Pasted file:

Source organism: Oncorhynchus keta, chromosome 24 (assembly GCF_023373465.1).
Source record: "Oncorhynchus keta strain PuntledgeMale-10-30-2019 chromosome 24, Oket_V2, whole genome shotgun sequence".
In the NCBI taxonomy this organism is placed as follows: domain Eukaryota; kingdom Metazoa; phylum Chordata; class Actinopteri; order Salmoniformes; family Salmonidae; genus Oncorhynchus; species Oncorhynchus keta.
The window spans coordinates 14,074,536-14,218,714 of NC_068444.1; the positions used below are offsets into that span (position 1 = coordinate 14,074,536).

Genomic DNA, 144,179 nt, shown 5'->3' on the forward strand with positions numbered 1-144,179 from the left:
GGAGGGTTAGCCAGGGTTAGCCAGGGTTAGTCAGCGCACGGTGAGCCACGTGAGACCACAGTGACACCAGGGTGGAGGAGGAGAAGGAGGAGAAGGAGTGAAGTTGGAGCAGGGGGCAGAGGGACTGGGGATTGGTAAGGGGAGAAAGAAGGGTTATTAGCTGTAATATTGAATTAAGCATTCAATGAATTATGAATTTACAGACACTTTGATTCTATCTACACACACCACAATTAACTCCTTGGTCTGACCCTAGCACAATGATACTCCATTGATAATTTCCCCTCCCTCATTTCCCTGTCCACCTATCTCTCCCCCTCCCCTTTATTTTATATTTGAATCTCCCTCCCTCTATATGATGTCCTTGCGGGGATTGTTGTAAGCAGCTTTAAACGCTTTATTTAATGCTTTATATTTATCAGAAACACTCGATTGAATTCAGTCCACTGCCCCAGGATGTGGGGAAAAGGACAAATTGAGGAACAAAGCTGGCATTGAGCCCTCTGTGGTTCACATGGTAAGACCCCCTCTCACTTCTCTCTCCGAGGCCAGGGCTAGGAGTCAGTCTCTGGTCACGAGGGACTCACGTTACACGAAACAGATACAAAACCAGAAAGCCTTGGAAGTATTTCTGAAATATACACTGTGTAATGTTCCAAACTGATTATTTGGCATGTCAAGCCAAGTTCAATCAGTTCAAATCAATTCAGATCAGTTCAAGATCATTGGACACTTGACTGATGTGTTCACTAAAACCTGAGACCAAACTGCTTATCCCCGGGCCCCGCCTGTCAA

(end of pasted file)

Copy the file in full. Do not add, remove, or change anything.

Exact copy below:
Source organism: Oncorhynchus keta, chromosome 24 (assembly GCF_023373465.1).
Source record: "Oncorhynchus keta strain PuntledgeMale-10-30-2019 chromosome 24, Oket_V2, whole genome shotgun sequence".
In the NCBI taxonomy this organism is placed as follows: domain Eukaryota; kingdom Metazoa; phylum Chordata; class Actinopteri; order Salmoniformes; family Salmonidae; genus Oncorhynchus; species Oncorhynchus keta.
The window spans coordinates 14,074,536-14,218,714 of NC_068444.1; the positions used below are offsets into that span (position 1 = coordinate 14,074,536).

Genomic DNA, 144,179 nt, shown 5'->3' on the forward strand with positions numbered 1-144,179 from the left:
GGAGGGTTAGCCAGGGTTAGCCAGGGTTAGTCAGCGCACGGTGAGCCACGTGAGACCACAGTGACACCAGGGTGGAGGAGGAGAAGGAGGAGAAGGAGTGAAGTTGGAGCAGGGGGCAGAGGGACTGGGGATTGGTAAGGGGAGAAAGAAGGGTTATTAGCTGTAATATTGAATTAAGCATTCAATGAATTATGAATTTACAGACACTTTGATTCTATCTACACACACCACAATTAACTCCTTGGTCTGACCCTAGCACAATGATACTCCATTGATAATTTCCCCTCCCTCATTTCCCTGTCCACCTATCTCTCCCCCTCCCCTTTATTTTATATTTGAATCTCCCTCCCTCTATATGATGTCCTTGCGGGGATTGTTGTAAGCAGCTTTAAACGCTTTATTTAATGCTTTATATTTATCAGAAACACTCGATTGAATTCAGTCCACTGCCCCAGGATGTGGGGAAAAGGACAAATTGAGGAACAAAGCTGGCATTGAGCCCTCTGTGGTTCACATGGTAAGACCCCCTCTCACTTCTCTCTCCGAGGCCAGGGCTAGGAGTCAGTCTCTGGTCACGAGGGACTCACGTTACACGAAACAGATACAAAACCAGAAAGCCTTGGAAGTATTTCTGAAATATACACTGTGTAATGTTCCAAACTGATTATTTGGCATGTCAAGCCAAGTTCAATCAGTTCAAATCAATTCAGATCAGTTCAAGATCATTGGACACTTGACTGATGTGTTCACTAAAACCTGAGACCAAACTGCTTATCCCCGGGCCCCGCCTGTCAA